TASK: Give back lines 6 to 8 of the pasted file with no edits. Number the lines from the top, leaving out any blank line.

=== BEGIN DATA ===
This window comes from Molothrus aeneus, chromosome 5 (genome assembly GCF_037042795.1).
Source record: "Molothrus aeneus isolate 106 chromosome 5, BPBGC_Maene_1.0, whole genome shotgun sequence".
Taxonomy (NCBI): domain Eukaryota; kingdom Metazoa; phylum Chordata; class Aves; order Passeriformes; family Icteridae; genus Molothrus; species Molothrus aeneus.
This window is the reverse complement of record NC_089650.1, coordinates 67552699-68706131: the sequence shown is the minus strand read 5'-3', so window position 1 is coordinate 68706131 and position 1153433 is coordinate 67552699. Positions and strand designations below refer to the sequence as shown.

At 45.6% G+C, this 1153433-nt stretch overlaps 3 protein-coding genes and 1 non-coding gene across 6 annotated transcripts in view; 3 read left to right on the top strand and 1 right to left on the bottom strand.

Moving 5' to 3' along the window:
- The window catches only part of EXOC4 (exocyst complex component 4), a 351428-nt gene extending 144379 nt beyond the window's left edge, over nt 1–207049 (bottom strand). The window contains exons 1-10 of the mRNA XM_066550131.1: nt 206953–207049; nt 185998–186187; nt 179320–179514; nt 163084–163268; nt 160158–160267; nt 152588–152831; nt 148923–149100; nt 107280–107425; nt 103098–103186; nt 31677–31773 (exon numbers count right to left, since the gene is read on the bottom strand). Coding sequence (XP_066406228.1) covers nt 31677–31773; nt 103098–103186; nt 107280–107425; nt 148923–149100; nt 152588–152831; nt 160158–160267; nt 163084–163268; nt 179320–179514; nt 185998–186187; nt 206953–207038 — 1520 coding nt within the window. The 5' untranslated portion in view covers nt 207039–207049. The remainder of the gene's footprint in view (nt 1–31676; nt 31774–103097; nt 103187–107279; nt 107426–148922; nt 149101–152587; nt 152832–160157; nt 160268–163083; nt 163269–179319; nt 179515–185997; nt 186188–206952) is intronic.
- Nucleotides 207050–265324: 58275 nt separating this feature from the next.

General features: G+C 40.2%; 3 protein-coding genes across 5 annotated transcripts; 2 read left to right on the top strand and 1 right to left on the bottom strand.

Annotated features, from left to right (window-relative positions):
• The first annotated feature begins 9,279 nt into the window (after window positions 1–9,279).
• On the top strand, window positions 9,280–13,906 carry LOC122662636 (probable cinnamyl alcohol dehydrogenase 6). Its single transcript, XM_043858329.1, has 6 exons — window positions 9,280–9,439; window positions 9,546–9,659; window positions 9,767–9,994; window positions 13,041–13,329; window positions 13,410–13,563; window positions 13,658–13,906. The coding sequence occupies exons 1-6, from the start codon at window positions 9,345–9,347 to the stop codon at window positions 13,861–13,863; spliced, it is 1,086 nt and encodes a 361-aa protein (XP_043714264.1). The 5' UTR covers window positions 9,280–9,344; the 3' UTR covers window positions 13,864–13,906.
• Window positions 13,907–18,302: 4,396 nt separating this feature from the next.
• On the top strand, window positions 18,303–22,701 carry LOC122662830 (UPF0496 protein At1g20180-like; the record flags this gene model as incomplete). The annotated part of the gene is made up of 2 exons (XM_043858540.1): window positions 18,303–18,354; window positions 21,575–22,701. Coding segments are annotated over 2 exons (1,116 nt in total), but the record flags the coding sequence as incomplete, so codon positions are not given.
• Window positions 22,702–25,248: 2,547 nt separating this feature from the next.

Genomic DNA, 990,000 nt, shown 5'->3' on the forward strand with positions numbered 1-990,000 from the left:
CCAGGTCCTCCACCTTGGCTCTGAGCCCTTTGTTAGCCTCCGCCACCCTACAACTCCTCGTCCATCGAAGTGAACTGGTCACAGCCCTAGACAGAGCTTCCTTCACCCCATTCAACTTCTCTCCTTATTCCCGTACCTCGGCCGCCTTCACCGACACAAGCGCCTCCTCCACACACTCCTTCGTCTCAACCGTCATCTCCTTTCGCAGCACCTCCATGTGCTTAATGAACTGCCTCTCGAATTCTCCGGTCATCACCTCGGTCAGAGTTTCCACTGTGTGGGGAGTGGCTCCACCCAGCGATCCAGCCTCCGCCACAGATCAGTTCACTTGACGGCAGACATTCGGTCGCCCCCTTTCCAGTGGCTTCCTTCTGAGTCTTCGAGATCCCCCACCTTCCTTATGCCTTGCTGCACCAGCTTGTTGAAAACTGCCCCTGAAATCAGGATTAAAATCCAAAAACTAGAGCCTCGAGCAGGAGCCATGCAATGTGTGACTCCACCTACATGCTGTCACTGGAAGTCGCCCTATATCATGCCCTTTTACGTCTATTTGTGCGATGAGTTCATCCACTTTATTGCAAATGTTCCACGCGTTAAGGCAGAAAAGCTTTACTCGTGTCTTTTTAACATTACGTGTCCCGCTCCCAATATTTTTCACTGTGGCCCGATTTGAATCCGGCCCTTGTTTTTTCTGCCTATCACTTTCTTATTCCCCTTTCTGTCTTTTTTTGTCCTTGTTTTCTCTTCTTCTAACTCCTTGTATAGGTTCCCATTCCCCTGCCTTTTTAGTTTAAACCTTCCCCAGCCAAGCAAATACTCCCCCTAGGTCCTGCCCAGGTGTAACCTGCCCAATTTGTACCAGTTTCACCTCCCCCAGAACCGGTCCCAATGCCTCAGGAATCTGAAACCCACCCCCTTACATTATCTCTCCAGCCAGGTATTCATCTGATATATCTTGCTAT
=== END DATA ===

Moving 5' to 3' along the window:
- The window catches only part of EXOC4 (exocyst complex component 4), a 351428-nt gene extending 144379 nt beyond the window's left edge, over nt 1–207049 (bottom strand). The window contains exons 1-10 of the mRNA XM_066550131.1: nt 206953–207049; nt 185998–186187; nt 179320–179514; nt 163084–163268; nt 160158–160267; nt 152588–152831; nt 148923–149100; nt 107280–107425; nt 103098–103186; nt 31677–31773 (exon numbers count right to left, since the gene is read on the bottom strand). Coding sequence (XP_066406228.1) covers nt 31677–31773; nt 103098–103186; nt 107280–107425; nt 148923–149100; nt 152588–152831; nt 160158–160267; nt 163084–163268; nt 179320–179514; nt 185998–186187; nt 206953–207038 — 1520 coding nt within the window. The 5' untranslated portion in view covers nt 207039–207049. The remainder of the gene's footprint in view (nt 1–31676; nt 31774–103097; nt 103187–107279; nt 107426–148922; nt 149101–152587; nt 152832–160157; nt 160268–163083; nt 163269–179319; nt 179515–185997; nt 186188–206952) is intronic.
- Nucleotides 207050–265324: 58275 nt separating this feature from the next.